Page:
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CLAIM ID

11072d23

Pakistanis destroyed tomatoes imported from Iran because the fruits were Shia in nature.

Pakistani farmers destroyed imported tomatoes over concerns they would lower the price of local produce. There was no sectarian angle involved.


Context:

A video of some people tossing away crates of tomatoes from a truck is being shared as Pakistanis destroying the fruits as they were imported from Iran and therefore were Shia in nature. Shia and Sunni are two main branches of Islam and have different beliefs regarding some postulates. Pakistan is a Sunni majority nation, while Shias represent most of Iran's population. According to the 2017 provisional census estimates, 96 percent of the nation's population is Muslim in Pakistan. Sunnis are generally believed to comprise 80-85 percent of the Muslim population, while Shias make up the remaining 15-20 percent.

The viral video shows a man, edited into the frame, narrating what is happening and commenting on how the tomatoes are being thrown away because they are from a Shia-majority country and, therefore, Shia in nature. He laments that food is being wasted when so many people are going hungry and appeals for such wastage not to continue. The clip is viral on both Twitter and Facebook. Among those sharing the video with this narrative are Major Gaurav Arya (Retired), Senior Consulting Editor, Strategic Affairs at Republic TV, who has a verified handle on Twitter. 

In fact:

While the video is indeed from Pakistan, there is no sectarian angle to the incident. 

On breaking the video down into keyframes and running a reverse search, we came across the unedited video on Twitter, shared on September 8. The caption with the video said that tomatoes coming from Iran were being destroyed in Kalat district, Balochistan. 

Taking a cue from this, we ran a search with related keywords and found several Pakistani news outlets that reported the incident. According to a report by Dawn, protestors had stopped vehicles carrying imported tomatoes in Kalat and either destroyed or looted the merchandise. Farm owners and growers were among those who were protesting. According to an official quoted in the report, they intercepted a vehicle loaded with tomatoes and threw crates on the road destroying the fruit. Police and paramilitary forces also reached the site of the incident. The Balochistan Zamindars Association, while dissociating itself from the destruction of tomatoes, said they had organized the protest against the government's decision to import tomatoes and onions from Iran and Afghanistan. This is because they believed importing these kitchen staples will lower the price of local produce in the market and cause growers to incur financial losses. It has also requested the government stop imports until local produce hits the market.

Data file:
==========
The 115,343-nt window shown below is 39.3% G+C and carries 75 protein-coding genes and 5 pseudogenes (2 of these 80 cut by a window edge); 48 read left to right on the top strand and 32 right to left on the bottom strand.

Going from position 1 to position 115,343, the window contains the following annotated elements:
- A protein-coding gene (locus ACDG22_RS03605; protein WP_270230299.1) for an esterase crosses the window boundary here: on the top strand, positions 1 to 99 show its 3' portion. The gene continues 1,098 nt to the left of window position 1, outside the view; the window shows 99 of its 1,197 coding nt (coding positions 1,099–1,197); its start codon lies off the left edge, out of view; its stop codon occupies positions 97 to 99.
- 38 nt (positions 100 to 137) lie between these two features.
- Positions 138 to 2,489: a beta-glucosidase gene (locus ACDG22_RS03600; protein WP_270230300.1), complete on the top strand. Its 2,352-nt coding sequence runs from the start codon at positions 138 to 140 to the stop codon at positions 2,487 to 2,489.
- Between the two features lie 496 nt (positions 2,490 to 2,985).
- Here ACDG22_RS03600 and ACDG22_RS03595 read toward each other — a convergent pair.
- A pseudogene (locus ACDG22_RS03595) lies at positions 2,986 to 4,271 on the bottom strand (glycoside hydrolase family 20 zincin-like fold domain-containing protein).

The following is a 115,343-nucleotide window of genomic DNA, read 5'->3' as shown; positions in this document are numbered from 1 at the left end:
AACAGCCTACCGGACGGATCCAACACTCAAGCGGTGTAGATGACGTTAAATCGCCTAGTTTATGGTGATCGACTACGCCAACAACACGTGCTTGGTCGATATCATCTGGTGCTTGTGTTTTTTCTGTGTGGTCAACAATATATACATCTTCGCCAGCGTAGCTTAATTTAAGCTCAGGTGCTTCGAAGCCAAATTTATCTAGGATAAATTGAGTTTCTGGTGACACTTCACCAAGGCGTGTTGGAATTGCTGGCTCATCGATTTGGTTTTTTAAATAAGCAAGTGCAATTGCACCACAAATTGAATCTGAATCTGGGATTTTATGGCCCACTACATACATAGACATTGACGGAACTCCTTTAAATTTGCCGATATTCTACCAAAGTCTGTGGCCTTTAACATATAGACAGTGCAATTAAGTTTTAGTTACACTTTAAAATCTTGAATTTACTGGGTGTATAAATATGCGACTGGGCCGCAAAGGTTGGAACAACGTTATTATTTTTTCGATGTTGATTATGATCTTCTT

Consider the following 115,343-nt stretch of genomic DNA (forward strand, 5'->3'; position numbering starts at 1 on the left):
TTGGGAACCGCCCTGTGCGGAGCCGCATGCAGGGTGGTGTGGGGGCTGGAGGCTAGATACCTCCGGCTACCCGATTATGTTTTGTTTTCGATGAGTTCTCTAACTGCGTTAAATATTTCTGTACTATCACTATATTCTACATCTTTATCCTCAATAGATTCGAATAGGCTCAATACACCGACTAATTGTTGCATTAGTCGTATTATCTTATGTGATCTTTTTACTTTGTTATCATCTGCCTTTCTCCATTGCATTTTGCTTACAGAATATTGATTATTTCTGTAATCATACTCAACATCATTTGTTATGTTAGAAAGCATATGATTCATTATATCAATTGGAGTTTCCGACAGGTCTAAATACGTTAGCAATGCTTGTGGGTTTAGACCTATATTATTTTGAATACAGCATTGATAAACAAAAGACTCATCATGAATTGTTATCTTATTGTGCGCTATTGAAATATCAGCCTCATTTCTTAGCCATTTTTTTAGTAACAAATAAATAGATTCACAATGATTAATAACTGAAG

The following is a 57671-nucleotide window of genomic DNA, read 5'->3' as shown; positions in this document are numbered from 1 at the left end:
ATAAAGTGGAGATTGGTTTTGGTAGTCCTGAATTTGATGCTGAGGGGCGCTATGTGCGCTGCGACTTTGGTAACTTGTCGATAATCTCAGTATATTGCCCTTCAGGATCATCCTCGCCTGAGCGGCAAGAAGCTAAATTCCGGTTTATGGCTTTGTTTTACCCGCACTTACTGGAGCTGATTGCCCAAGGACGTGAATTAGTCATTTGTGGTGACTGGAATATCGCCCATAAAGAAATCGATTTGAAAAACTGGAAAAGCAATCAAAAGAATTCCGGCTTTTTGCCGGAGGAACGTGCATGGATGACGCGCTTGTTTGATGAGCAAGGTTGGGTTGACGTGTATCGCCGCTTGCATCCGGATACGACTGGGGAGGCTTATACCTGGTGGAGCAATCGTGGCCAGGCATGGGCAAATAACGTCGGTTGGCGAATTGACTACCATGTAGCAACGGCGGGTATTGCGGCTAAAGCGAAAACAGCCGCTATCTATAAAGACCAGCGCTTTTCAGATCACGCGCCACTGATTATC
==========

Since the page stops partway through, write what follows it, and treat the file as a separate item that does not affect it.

Pakistan has recently witnessed record flooding after heavy monsoon rains and melting glaciers, causing the lives of nearly 33 million people to be disrupted. Crops, along with houses, roads, railway tracks, bridges, and livestock, have been washed away. As large parts of the country remain inundated, many have been forced to leave their homes. According to Dawn, in light of this situation, the Pakistan government decided on August 30 to allow the import of onions and tomatoes from Iran and Afghanistan to ensure the supply of essential commodities and stabilize prices in the market.

A video news report by Geo News also carried visuals from the viral video, with the anchor reporting that the incident occurred because local growers were upset that they would incur losses due to imports. We also found another news report by Geo News, which stated that a man had been arrested for throwing off the crates of tomatoes. The report quoted Commissioner Kalat Daud Khilji, who said that one accused had been arrested, while raids are being conducted to arrest the other suspects identified in the viral video. 

Another Pakistani news channel, Aaj TV, also carried visuals of the incident in their report and attributed it to the farmers' anger. We also found a tweet by Pakistani journalist Murtaza Solangi, who shared the video on his verified Twitter account and clarified that there was no sectarian angle. Solangi added that protestors wanted the government to stop imports because their crop was ready.

None of the reports mentioned any religious or sectarian angle to the incident. Instead, the incident appears to have occurred due to economic concerns over importing vegetables from any other country. 

The verdict:

An incident where angry Pakistani farmers and growers destroyed tomatoes from Iran to protest the government's decision to import vegetables is being shared with the false claim that it was a sectarian issue. The reason was economic and not because Iran is a Shia-majority country, whereas Pakistan is a Sunni-majority. Therefore, we have marked this claim false.

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